Celiac Disease

Celiac disease, also known as gluten-sensitive enteropathy, is an inflammatory autoimmune disease that occurs in genetically susceptible people who eat gluten, the protein in certain grains (eg, wheat, rye, and barley). The disease destroys the small intestine's villi. These are the small, fingerlike structures that line the intestine and absorb the nutrients from food. Without functioning villi (or enough functioning villi) the person can become malnourished and susceptible to numerous ailments.

NewYork-Presbyterian Hospital has a number of experts in celiac disease, including those at the Center for Celiac Disease at NewYork-Presbyterian/Columbia and the Center for Advanced Digestive Care at NewYork-Presbyterian/Weill Cornell.


The classic symptom of celiac disease, diarrhea, is seen in only about 50% of adults with this disease. Other gastrointestinal symptoms include constipation, pale, foul-smelling stool, recurring gas, bloating, abdominal pain, and unexpected weight loss or gain. These symptoms may resemble those of other diseases, such as irritable bowel syndrome, making it important to obtain an accurate diagnosis.

Celiac disease also may result in anemia, bone or joint pain, vitamin K deficiency, canker sores inside the mouth, missed menstrual periods, infertility, miscarriage, fatigue or weakness, tooth discoloration or loss of enamel, depression, irritability, headaches, tingling or numbness (neuropathy), seizures, and an itchy skin rash known as dermatitis herpetiformis (only 20% of patients with this rash have gastrointestinal symptoms).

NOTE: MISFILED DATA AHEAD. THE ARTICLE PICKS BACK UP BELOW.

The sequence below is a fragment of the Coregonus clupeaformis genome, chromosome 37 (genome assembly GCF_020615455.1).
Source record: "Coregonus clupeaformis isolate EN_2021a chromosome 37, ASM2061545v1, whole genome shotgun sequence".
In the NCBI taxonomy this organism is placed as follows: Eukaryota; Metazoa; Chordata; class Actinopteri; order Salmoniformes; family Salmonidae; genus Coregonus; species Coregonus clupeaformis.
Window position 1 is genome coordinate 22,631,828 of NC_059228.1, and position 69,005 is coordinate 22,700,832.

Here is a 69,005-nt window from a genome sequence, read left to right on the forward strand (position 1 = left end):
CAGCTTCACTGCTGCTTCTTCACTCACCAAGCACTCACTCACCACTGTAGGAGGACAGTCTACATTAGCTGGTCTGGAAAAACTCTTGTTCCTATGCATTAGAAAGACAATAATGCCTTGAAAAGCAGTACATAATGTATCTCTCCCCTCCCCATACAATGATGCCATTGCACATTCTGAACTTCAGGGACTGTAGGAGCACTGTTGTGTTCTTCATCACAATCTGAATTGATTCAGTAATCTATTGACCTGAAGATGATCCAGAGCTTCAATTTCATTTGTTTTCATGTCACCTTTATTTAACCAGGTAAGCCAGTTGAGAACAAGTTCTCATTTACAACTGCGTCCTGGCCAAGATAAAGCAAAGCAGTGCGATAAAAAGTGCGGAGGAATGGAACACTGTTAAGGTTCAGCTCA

Infants and children may have delayed growth, irritability, and juvenile arthritis, among other symptoms. Some children and adults with celiac disease have only non-gastrointestinal symptoms or no symptoms at all.


Diagnosis is based on a blood test for certain antibodies and nutritional deficiencies in iron, folate (a B-vitamin), vitamin B-12, calcium, vitamin D, copper, and zinc levels. In addition, an endoscopic examination and biopsy of the small intestine is performed to look for changes characteristic of celiac disease.

Since this disease is an inherited condition, it is recommended that first-degree relatives of persons with celiac disease also be tested.


While there is no cure for celiac disease, it is effectively treated by eliminating gluten from the diet. With strict adherence to a gluten-free diet, it is possible to stop and even reverse damage to the small intestine. Avoid foods containing wheat, rye, barley, bulgur, kamut, spelt, and triticale. Instead, eat foods and flour made from rice, potato, corn, buckwheat, teff, quinoa, millet, amaranth, beans, and soy. For patients with dermatitis herpetiformis, a drug called dapsone (diamino-diphenyl sulfone) may help heal rashes. Working with a nutritionist who is knowledgeable about celiac disease is extremely important to maintaining a healthy diet and learning how to check food and medicines for gluten.


Digestive and Liver Diseases


Center for Advanced Digestive Care
NewYork-Presbyterian/Weill Cornell